A north Portland artist has tapped into the wild popularity of safe streets with a series of whimsical “slow down signs”.
Mike Bennett is a visual artist who spent his pandemic year creating a zoo full of characters and placing cut-outs of them in his front yard in the Mississippi neighborhood. He’s also behind the “Planetary Promenade” installations you can find up and down Mississippi Avenue.
Wow!!! @MikeBennettArt is the best thing in Portland no question. People love him. Unreal turnout. https://t.co/L9iBRsRV4k pic.twitter.com/puBxBPC2tp
— Sam Balto (@CoachBalto) April 9, 2021
Now he’s turned some of his beloved characters into safe streets ambassadors.
After teasing images of the signs on his Instagram page last week, Bennett gave away 75 slow down sign cutouts for free to an enthusiastic crowd in northeast Portland today.
If you missed the giveaway, the yard signs are available for just $30 a piece at ShirtNerdery.com.
Portland is full of people who want safer streets. When the City of Portland offered “20 is Plenty” yard signs as part of a Vision Zero campaign in 2018, they had trouble keeping up with demand. Now they have a website where folks can request them.
In 2020, PBOT says they handed out 629 signs citywide.
Bennett might be onto something here. With an increase in speeding since pandemic lockdowns began last year and a lack of speeding enforcement, designer yard signs might become the hot summer must-have.
— Jonathan Maus: (503) 706-8804, @jonathan_maus on Twitter and firstname.lastname@example.org
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I like the art. Unfortunately, since there is essentially no traffic enforcement in Portland the signs will be ineffective. The Portland city council is out of touch with the silent majority who want enforcement of our traffic laws.
If people who sometimes ride bikes, have children, or claim to respect The Law operate their motor vehicles at the speed limit, stop behind the crosswalk, and brake for a changing light (as opposed to accelerating) there’s your traffic enforcement right there.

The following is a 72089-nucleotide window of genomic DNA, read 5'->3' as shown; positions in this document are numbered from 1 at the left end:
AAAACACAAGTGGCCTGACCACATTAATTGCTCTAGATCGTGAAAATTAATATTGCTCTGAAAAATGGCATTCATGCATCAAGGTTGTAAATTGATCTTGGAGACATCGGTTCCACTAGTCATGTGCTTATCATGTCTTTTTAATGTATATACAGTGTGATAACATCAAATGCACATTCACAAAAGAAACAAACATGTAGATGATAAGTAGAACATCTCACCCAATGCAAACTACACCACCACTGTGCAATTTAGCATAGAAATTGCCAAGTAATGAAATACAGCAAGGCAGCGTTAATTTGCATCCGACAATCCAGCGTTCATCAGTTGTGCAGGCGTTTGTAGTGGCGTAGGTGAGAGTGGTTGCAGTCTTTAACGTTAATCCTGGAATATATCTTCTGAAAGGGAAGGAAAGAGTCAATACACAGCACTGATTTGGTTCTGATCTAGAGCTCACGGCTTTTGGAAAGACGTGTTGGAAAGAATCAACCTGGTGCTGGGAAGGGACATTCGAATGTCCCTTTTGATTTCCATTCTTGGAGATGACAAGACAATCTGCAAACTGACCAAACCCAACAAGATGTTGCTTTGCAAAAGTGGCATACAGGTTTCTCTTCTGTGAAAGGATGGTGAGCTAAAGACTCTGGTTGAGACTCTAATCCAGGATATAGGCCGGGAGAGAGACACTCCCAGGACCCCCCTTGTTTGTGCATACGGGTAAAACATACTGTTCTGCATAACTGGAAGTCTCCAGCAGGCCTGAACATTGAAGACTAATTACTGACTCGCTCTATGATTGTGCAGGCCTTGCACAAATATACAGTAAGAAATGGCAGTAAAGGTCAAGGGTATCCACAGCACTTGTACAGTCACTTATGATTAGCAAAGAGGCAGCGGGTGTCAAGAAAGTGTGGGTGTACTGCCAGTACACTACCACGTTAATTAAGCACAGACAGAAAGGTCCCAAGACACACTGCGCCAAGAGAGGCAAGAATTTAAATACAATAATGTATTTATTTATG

It’s a completely unbiased way of making streets safe.
If I had any semblance of self control, I’d weigh 20 pounds less. Problem is, sometimes we need external influences to keep us diligent and honest.
Heck, if everyone obeyed the laws, there’d be no need for any kind of law enforcement.
This is the saddest thing I’ve ever seen. We’ve been reduced to cartoons for road safety?
The use of cartoon style suggests the presence of children in a neighborhood. Of course, any neighborhood could have children–kids live on NE Prescott and that doesn’t keep people from doing 40 mph in a 25 zone.
I’m not sure what’s so sad about it. Traffic safety requires us to challenge our norms, both physical and emotional reactions. I’ve seen jugglers, mimes, clowns, and more to capture driver’s interests and slow them down or follow traffic laws. Nothing unusual about throwing some clever and cute creatures into the mix before sending in the clowns.
At what point do community groups start participating in radical urbanism to actually force these changes? You can put up all the signs you want, unless the infrastructure changes, these problems will continue.
Or enforcement with existing infra.
Weird to see an advertisement right on the front page of BikePortland… was this a sponsored post?
Yes, he paid BP 15% of the take for giving away free signs.
I like Mike Bennett’s Art. I suspect these may provoke the very drivers we hope to persuade. Especially the ones driving giant pickup trucks with Washington plates.
An interesting sign I saw the other day: Humor or feud?
I like the art, but with no traffic enforcement I believe my prediction from a year ago that people and neighborhoods would begin to take things in to their own hands and control traffic themselves with home built infrastructure, and eventually citizen manned control points will come true . We have already seen pilot projects for such things with home made barriers before covid, and the experiments with streets closures on Albina street last fall. As I predicted these things will will pick up steam as they give citizens a measure of control and safety in a time of uncertainty.
The “It’s time to slow down Portland” yard signs are more prolific. Though, these only appeal to citizen’s sense of duty and perhaps shame. My therapist tells me that inducing behavioral change through shame is a weak method at best. So, how effective are these really? If this is the best we can do, then we’re doomed.